Brooklyn Bridge

Brooklyn Bridge, stretched over 5,989 feet over the East River, is one of the most ancient suspension bridges found across the country. The bridge connects the two boroughs of New York City: Manhattan and Brooklyn.

The Brooklyn Bridge was envisioned and designed by a German engineer, John Roebling. It was very unfortunate when Roebling died of tetanus just a few weeks after the construction began, following which his son Washington Roebling continued his father’s unfinished work. Building the word’s largest suspension bridge of the time was certainly not a simple task, and it affected Roebling’s health significantly. Within a few years, he was unable to even visit the site due to partial paralysis, after which his wife Emily Roebling took over the job, and effectively supervised the bridge’s completion.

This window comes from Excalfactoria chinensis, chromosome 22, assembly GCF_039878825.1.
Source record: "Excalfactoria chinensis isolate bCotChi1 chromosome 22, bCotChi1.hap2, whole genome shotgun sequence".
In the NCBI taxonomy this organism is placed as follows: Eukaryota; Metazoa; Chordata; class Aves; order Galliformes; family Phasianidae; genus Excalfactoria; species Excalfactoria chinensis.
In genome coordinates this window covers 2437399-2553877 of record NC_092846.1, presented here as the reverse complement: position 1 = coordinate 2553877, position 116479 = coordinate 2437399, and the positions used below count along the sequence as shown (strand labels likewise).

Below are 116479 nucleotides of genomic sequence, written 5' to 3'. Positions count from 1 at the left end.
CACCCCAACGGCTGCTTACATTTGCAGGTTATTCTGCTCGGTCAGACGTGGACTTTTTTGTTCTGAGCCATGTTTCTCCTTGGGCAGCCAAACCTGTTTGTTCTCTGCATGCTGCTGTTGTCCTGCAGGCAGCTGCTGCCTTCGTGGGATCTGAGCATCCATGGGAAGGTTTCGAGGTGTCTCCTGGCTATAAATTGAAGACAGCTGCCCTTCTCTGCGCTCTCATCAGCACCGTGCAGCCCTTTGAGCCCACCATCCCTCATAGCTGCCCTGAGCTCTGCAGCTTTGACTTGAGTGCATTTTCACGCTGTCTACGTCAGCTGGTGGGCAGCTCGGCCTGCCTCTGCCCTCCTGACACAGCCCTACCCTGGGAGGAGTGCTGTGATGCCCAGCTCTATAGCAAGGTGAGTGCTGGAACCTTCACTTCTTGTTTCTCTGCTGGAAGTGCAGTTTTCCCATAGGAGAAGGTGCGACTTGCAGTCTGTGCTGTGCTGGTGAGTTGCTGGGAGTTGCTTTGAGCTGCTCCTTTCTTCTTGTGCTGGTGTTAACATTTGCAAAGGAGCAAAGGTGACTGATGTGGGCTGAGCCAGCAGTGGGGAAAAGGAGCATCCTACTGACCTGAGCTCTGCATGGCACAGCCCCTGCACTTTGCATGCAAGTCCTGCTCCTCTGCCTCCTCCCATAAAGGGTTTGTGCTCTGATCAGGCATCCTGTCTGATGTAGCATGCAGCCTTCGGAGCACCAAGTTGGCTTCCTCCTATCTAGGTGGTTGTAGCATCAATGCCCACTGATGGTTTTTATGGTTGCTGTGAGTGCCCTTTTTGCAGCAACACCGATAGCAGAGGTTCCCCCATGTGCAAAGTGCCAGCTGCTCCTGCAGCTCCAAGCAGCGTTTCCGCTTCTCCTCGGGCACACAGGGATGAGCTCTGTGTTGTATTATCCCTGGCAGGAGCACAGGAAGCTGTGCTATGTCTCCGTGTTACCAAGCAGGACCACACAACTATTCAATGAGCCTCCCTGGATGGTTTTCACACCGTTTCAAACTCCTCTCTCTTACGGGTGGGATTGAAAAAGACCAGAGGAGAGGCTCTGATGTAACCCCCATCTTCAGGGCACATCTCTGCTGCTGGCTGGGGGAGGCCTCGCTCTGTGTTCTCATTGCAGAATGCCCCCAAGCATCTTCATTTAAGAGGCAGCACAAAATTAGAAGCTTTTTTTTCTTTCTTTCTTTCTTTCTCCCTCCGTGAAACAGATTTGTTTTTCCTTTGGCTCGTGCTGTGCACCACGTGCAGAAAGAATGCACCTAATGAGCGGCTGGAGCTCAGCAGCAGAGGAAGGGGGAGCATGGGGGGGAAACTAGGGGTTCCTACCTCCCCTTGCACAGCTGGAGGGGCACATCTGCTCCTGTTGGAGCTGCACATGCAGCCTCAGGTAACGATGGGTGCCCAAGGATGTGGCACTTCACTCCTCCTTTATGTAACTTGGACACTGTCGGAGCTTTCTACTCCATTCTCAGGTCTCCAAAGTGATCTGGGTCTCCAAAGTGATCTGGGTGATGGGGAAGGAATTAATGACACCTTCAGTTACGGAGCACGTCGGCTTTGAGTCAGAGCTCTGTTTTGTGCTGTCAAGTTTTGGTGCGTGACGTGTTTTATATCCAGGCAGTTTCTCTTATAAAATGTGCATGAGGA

After the completion, the bridge came to be known as the “New York and Brooklyn Bridge.” It wasn’t until 1915 that the bridge formally came to be known as just Brooklyn Bridge, and has been a distinguished part of the New York skyline since then.

When seeing the bridge in person, one can practically visualize all the memorable New York based movies and television shows that have been made. A visit to New York is simply incomplete without a postcard-like photograph on the Brooklyn Bridge.

Interesting Fact for Kids: The Brooklyn Bridge has six lanes for cars, and a walkway on the side for bicyclers and pedestrians. Commercial vehicles are not allowed on the roadway due to weight limitations.

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